Customers that feel abused from nickel and diming practices might do business with you once and only once. Stringing together bad profit one-night stands with customers is sure to come back to haunt your business and lead to unprofitable relationships which will undermine the long-term success of your business.
For word of mouth to happen, someone needs to gain some knowledge from either personal experience, or through conversations, or directly from the brand. The best way to deliver word of mouth information is through stories.
Retail operators know better than anyone that the people you hire are the most important part of your business. Your competitors can replicate your products and programs but they cannot replicate your people. It’s your people who live and breathe your company culture.
The following story is real. It was implemented in the Summer of 2001 in all North American Starbucks stores and was widely credited as a hallmark customer interaction program that is still talked about today as an example of a great customer experience program.
The Talkable Brand Video Series from 2012 shared oodles upon oodles of ways a brand can spark and sustain word of mouth marketing. Here are four faves of mine from the series.
It sounds counterintuitive to promote the category before the brand but, as marketing consultants Al and Laura Ries point out in The 22 Immutable Laws of Branding, “Customers don’t care about new brands, they care about new categories.”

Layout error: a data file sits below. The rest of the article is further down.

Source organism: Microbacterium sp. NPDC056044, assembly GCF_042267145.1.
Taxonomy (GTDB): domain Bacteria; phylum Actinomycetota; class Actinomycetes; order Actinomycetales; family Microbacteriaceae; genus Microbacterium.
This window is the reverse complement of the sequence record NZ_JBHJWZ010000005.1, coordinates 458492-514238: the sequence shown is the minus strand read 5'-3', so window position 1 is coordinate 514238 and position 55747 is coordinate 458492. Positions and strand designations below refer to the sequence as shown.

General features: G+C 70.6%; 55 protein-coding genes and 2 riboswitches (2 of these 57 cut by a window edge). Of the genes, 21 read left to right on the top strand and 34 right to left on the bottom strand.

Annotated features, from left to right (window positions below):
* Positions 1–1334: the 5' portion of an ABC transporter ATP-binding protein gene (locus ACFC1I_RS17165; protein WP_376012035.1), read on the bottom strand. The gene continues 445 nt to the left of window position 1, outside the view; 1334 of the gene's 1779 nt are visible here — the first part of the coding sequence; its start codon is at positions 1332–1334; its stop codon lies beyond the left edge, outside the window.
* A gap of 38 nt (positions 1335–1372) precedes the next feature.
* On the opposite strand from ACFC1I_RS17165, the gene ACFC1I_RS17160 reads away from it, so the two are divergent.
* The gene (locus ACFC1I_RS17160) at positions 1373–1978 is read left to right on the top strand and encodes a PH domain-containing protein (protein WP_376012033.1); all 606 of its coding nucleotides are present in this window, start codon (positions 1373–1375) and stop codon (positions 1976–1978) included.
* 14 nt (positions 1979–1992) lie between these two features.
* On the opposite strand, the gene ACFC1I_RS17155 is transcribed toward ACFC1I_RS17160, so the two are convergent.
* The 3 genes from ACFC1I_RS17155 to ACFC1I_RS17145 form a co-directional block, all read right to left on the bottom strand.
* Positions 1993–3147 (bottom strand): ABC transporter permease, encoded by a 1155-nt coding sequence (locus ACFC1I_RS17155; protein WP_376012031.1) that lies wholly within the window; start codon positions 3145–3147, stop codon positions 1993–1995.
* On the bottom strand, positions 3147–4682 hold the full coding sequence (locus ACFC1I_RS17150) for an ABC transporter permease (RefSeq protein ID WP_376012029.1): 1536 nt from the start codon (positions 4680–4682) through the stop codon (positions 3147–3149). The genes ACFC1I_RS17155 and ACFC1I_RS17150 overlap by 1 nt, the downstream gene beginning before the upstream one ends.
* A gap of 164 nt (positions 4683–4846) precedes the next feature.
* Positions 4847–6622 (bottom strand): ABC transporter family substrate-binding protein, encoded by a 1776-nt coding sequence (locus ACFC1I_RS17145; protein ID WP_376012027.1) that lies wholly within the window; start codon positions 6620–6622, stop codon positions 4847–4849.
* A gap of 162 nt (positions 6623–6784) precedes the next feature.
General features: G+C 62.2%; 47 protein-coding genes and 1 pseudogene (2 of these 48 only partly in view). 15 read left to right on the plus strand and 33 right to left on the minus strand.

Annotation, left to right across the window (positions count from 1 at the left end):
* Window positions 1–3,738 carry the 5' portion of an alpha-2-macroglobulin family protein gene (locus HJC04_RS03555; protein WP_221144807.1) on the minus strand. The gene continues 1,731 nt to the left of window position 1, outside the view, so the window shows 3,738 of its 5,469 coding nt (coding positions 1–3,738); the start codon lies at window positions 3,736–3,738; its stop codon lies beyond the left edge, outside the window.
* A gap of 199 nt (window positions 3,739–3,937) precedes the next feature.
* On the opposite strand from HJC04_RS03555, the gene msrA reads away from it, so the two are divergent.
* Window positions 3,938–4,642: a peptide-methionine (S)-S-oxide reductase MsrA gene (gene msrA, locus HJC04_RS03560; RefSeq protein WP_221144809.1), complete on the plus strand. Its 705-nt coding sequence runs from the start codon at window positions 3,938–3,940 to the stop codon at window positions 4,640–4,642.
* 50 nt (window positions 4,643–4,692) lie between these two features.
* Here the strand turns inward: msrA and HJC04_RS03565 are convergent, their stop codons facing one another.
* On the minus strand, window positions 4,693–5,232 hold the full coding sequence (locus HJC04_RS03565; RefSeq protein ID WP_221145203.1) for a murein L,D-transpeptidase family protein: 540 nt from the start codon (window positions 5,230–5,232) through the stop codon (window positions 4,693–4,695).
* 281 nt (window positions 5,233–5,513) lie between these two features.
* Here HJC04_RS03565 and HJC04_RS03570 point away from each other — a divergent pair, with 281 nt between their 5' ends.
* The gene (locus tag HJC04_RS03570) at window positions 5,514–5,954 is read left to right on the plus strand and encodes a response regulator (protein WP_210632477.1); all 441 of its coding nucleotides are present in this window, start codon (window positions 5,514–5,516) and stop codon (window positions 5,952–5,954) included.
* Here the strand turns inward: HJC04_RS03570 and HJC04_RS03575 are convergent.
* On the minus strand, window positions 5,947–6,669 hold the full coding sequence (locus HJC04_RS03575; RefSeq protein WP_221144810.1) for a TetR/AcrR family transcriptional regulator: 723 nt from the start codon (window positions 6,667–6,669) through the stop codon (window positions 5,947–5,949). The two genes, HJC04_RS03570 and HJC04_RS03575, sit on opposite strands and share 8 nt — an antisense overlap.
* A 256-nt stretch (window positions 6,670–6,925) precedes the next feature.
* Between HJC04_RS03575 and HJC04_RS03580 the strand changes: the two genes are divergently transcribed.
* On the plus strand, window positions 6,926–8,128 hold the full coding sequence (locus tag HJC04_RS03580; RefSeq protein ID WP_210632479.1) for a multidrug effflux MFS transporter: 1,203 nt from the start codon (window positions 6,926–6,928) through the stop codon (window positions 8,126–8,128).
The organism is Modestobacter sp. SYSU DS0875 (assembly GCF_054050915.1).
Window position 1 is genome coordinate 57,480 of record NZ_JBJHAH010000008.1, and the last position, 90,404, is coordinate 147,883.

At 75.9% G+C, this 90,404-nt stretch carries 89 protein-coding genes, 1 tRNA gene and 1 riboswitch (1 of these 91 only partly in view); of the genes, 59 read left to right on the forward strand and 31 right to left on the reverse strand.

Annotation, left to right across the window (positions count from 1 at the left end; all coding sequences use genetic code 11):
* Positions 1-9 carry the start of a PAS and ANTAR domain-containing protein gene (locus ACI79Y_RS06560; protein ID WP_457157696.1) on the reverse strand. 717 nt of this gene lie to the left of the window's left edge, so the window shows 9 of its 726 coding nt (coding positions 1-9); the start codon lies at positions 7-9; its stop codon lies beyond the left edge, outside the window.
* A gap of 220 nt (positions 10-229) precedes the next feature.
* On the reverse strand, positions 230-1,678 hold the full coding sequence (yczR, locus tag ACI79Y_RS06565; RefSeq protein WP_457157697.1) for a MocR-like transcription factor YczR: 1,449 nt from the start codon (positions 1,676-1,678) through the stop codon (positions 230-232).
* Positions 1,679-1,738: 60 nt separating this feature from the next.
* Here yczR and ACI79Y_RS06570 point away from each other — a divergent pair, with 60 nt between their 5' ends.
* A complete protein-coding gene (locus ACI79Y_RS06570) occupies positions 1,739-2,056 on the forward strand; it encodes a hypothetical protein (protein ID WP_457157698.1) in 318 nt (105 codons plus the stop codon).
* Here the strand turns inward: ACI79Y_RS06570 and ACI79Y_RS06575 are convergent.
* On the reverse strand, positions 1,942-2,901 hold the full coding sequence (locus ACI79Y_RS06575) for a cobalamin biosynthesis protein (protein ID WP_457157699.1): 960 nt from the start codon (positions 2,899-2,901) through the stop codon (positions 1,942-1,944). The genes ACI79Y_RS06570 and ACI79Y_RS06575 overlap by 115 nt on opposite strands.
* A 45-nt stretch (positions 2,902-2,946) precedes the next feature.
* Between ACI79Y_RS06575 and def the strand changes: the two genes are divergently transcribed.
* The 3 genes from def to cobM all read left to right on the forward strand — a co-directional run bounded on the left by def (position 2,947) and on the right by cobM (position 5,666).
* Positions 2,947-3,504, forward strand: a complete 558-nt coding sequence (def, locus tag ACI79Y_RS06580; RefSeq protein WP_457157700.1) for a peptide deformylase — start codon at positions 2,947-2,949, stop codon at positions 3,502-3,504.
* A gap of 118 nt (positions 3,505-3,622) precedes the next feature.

Scott Adams didn’t worry about trying to make the Dilbert cartoon successful by making the indifferent reader passionate about Dilbert. Instead, he relied on Dilbert succeeding by fueling the passions of those most passionate about all things Dilbert.
A few years ago I was on a panel conference where a social media expert us asked how businesses can get closer to customers. Everyone on the panel said something about leveraging Facebook and Twitter to engage with customers on a deeper, more meaningful level. As I fought back the vomit ascending up my throat I interjected, “How about picking up the phone? How about actually talking with customers voice-to-voice and better yet, face-to-face?”
Late last year I stumbled upon a thought-provoking ebook from Michael Schrage that has upended how I look at business innovation. Michael is a research fellow at the MIT Sloan School Center for Digital Business. His ebook attempts to redefine how companies should approach innovation by focusing on this question: Who do you want your customers to become?
Every great brand defines its brand as its business. It puts its brand at the core of its business and goes to great lengths to make sure there is no daylight between managing the brand and managing the business.